How to deliver engaging presentations
Unfortunately there are far too many occasions that I can remember where I attended a presentation that was painstakingly boring. In those occasions I did not learn much, and I struggled to stay focussed and not spend the whole time considering what I would have for my dinner that evening. I would guess that most of you have experienced the same and not appreciated having your time wasted either. And the reality is that most of us are busier than ever before in both our work and personal life, so when we do give up our precious time to attend a presentation, we want it to be valuable. That got me thinking about what makes a presentation engaging, and how those practices can become a list of tips that can be referred to for those planning a presentation. We care about engaging the audience because that promotes attention, interactivity, and learning. These are our top 10!
- Start as you mean to go on by opening with something interactive, such as asking for a show of hands, or posing a closed question.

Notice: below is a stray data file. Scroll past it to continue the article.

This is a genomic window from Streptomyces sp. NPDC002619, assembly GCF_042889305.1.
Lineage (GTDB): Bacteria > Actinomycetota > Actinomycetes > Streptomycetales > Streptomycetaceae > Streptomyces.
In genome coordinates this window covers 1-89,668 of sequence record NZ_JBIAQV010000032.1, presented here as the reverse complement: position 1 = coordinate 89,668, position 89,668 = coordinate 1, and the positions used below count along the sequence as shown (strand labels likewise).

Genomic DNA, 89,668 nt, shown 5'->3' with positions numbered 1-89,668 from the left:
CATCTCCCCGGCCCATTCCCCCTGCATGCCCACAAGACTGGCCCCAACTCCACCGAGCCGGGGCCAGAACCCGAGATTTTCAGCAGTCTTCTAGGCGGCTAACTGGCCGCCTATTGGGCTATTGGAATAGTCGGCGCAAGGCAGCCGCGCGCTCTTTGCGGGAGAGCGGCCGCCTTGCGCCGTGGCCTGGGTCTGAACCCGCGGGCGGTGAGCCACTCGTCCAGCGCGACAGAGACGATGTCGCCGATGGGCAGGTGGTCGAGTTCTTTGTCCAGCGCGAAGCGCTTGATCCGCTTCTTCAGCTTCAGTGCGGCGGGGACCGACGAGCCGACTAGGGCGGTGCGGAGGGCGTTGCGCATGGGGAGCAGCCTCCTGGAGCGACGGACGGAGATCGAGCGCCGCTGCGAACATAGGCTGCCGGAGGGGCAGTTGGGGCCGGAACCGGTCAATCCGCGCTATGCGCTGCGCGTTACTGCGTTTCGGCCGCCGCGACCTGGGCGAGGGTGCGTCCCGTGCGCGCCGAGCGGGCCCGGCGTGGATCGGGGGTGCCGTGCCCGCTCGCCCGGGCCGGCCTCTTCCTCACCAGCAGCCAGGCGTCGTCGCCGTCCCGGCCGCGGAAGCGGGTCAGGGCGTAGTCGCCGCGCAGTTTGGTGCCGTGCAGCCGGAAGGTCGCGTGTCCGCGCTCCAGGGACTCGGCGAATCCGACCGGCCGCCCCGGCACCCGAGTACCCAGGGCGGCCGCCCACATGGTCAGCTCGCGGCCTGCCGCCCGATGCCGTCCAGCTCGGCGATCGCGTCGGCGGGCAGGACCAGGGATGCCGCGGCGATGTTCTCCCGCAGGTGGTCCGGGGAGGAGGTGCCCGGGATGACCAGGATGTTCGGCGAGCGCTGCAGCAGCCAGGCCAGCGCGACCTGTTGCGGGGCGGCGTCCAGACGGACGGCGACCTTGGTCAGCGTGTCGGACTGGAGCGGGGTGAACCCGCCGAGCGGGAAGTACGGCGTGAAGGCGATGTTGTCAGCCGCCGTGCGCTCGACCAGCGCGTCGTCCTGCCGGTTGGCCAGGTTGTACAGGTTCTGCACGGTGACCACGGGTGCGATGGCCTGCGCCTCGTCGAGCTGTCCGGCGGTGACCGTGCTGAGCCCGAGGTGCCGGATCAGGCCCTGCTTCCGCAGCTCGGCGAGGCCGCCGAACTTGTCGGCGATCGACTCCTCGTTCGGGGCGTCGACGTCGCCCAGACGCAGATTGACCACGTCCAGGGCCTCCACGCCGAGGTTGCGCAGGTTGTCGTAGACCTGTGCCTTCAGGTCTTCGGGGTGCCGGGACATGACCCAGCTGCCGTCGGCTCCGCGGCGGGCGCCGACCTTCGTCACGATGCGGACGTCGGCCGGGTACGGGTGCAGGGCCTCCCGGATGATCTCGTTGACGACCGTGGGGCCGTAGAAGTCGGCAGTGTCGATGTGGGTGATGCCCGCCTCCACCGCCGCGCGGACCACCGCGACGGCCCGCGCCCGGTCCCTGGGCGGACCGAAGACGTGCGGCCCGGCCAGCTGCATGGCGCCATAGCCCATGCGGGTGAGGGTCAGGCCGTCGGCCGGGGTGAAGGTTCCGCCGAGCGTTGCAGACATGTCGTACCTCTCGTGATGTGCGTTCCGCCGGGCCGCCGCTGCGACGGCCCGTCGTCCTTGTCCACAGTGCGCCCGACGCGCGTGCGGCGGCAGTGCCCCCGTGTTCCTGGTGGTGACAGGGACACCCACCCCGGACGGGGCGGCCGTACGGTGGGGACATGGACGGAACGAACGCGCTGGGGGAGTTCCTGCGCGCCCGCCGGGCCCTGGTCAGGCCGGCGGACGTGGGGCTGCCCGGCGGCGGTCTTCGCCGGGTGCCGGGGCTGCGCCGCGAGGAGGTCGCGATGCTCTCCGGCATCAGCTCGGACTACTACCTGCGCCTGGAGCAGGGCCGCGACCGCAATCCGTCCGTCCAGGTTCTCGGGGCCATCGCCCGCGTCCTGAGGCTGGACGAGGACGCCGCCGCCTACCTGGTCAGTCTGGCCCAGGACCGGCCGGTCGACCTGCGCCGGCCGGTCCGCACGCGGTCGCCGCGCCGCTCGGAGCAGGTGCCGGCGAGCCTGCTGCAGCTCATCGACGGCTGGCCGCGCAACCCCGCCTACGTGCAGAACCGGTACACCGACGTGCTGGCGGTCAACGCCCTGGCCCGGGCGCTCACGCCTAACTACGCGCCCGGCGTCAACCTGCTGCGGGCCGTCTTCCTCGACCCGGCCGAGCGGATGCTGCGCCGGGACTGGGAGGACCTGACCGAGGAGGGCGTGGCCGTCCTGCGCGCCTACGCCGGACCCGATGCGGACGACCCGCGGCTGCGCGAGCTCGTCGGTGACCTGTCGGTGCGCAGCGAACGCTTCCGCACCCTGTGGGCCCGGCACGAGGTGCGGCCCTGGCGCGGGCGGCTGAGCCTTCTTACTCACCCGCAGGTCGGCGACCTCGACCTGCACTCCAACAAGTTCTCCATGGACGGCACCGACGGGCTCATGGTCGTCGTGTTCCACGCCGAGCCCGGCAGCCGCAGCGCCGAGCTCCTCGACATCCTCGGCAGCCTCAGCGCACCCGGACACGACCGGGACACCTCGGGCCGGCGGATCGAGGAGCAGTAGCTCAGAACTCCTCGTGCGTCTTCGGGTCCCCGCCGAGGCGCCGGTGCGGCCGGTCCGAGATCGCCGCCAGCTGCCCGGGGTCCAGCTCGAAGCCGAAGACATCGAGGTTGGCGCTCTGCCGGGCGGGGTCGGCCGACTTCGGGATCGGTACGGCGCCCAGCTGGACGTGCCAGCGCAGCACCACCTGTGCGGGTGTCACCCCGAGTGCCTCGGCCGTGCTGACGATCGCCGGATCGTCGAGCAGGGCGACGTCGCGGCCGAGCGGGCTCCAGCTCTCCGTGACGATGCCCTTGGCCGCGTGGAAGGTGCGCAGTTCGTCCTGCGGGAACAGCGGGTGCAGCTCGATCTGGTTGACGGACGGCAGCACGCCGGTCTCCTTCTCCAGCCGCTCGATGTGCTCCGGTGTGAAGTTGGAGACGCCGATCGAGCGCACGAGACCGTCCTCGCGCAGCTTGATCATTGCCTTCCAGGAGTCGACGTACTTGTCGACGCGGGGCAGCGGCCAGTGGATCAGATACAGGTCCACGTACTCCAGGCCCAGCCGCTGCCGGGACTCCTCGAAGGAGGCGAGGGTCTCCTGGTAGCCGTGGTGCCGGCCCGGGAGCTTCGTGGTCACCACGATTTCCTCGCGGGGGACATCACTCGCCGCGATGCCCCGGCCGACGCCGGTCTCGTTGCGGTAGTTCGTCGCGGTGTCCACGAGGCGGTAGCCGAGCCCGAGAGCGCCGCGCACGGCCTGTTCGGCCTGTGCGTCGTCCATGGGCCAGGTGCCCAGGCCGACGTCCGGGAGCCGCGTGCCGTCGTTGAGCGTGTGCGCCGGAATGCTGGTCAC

- In a small group ask individuals to introduce themselves. For a larger group you could ask each person to introduce themselves to the person to their left.
- Do a short survey in advance of the presentation to get early engagement. This can be used to take a vote on a particular preference for which topic/s to be covered by the speaker.
- Ask the audience questions during the presentation. These can be rhetorical if individual responses would not be feasible given the size of the group.
- Don’t be afraid to use natural humour and personality.
- If you are using slides, keep text to a minimum. Make use of pictures, videos, and sound. Think about producing a visually appealing slide deck.
- Encourage discussion within the room at certain intervals – this may be done in pairs or small groups. Perhaps ask the group to appoint a spokesperson who will share the information with the rest of the group.
- Tell a story to illustrate your point. Storytelling has long been recognised as a very powerful communication tool, and can aid the audience to remember the point you are trying to make.
- Give a quick quiz or test during the presentation. Use a tool such as IQ polls to administer it quickly and easy and with the ability to display the results in real time.
- Don’t hide behind the slides or a set of notes. Engage with the audience, maintain good eye contact, and try and build rapport.
It may be that your presentation does not put the tick in the box for all 10 of the above, but the point of this exercise is to consider them and make sure you are hitting at least 5 or 6. The outcome will be a far more successful presentation for the audience, the organisers, and those speaking.